El Nino in English
August 15, 2006
That's right, the wee one is back--sort of. It’s looking like a weak El Niño this year.
The more we learn about our little friend, the more we find him to be a disturbing reflection of our own children--i.e., cute and destructive simultaneously. I recently attended a conference on climate change and finally have an idea what the little heathen’s up to...
Think of the
Well, the brat jumps in the tub, bumps the trades a bit and--walla!--all that warm water rushes back to the east and splashes up against the Americas, spilling torrential downpours on the Peruvian deserts, houses on Malibu beaches, and sloppy grins on water managers’ faces.
So far, not too bad--he’s a bit of a twerp, you wouldn’t claim him as your child, but he does have certain perks. However, it turns out that, like most kids, he’s not as well behaved elsewhere as he is at home. Good news in southern
And don’t think our drought is at an end, either (the U.S. Drought Monitor says differently). El Niño events are actually part of a much wider, long-term cycle that is only recently getting attention. Climatologists recently discovered through tree-ring studies a pattern of droughts in the western U.S. that appear to be more bust than boom for the region. Less comforting still is a strange, symbiotic tug-of-warmth between the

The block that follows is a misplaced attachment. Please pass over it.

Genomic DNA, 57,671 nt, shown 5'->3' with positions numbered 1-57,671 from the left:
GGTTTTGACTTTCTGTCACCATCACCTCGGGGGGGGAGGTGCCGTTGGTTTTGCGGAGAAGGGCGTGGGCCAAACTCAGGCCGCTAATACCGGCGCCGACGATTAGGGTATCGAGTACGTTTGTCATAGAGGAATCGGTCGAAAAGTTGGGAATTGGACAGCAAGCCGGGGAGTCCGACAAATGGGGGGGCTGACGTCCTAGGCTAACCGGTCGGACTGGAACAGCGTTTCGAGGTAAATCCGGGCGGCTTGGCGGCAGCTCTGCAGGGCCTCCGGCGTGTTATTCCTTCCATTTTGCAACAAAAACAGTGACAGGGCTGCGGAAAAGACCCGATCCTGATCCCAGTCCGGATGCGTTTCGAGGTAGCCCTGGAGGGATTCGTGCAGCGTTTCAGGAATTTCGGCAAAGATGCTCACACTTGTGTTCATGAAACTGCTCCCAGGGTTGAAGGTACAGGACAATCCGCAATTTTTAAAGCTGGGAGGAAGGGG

Oh boy, indeed! And we haven’t even talked about the potential effects of global warming (enter Gore's droning voice). As Greenland warms at a frightening pace and glaciers melt worldwide, we are faced with increasing signs that global warming may force this relatively mild child to grow up too quickly. What strange and unpredictable tantrums are in our future? Even though we’re not his “natural” parents, are we responsible for his upbringing? Our carbon dioxide may be just the drug a growing boy doesn’t need…
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